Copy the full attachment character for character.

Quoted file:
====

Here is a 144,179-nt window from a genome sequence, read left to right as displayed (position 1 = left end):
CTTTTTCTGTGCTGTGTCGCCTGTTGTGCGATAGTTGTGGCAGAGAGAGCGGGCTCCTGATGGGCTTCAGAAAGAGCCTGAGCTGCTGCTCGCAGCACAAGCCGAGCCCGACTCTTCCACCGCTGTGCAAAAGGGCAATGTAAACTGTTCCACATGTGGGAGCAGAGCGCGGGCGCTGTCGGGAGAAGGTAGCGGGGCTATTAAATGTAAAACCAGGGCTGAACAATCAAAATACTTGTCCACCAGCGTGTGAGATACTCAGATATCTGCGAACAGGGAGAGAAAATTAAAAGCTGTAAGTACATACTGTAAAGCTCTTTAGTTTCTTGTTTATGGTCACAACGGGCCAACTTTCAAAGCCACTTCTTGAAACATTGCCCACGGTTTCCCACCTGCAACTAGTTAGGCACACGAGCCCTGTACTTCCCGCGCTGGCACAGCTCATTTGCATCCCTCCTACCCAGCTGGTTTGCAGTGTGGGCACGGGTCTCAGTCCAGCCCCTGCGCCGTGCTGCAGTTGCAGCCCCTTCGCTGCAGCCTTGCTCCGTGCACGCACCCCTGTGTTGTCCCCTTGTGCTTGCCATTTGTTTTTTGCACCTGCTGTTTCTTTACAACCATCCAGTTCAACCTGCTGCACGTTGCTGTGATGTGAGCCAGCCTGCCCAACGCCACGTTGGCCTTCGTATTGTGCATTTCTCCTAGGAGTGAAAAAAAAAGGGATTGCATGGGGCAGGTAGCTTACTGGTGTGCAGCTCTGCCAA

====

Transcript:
Here is a 144,179-nt window from a genome sequence, read left to right as displayed (position 1 = left end):
CTTTTTCTGTGCTGTGTCGCCTGTTGTGCGATAGTTGTGGCAGAGAGAGCGGGCTCCTGATGGGCTTCAGAAAGAGCCTGAGCTGCTGCTCGCAGCACAAGCCGAGCCCGACTCTTCCACCGCTGTGCAAAAGGGCAATGTAAACTGTTCCACATGTGGGAGCAGAGCGCGGGCGCTGTCGGGAGAAGGTAGCGGGGCTATTAAATGTAAAACCAGGGCTGAACAATCAAAATACTTGTCCACCAGCGTGTGAGATACTCAGATATCTGCGAACAGGGAGAGAAAATTAAAAGCTGTAAGTACATACTGTAAAGCTCTTTAGTTTCTTGTTTATGGTCACAACGGGCCAACTTTCAAAGCCACTTCTTGAAACATTGCCCACGGTTTCCCACCTGCAACTAGTTAGGCACACGAGCCCTGTACTTCCCGCGCTGGCACAGCTCATTTGCATCCCTCCTACCCAGCTGGTTTGCAGTGTGGGCACGGGTCTCAGTCCAGCCCCTGCGCCGTGCTGCAGTTGCAGCCCCTTCGCTGCAGCCTTGCTCCGTGCACGCACCCCTGTGTTGTCCCCTTGTGCTTGCCATTTGTTTTTTGCACCTGCTGTTTCTTTACAACCATCCAGTTCAACCTGCTGCACGTTGCTGTGATGTGAGCCAGCCTGCCCAACGCCACGTTGGCCTTCGTATTGTGCATTTCTCCTAGGAGTGAAAAAAAAAGGGATTGCATGGGGCAGGTAGCTTACTGGTGTGCAGCTCTGCCAA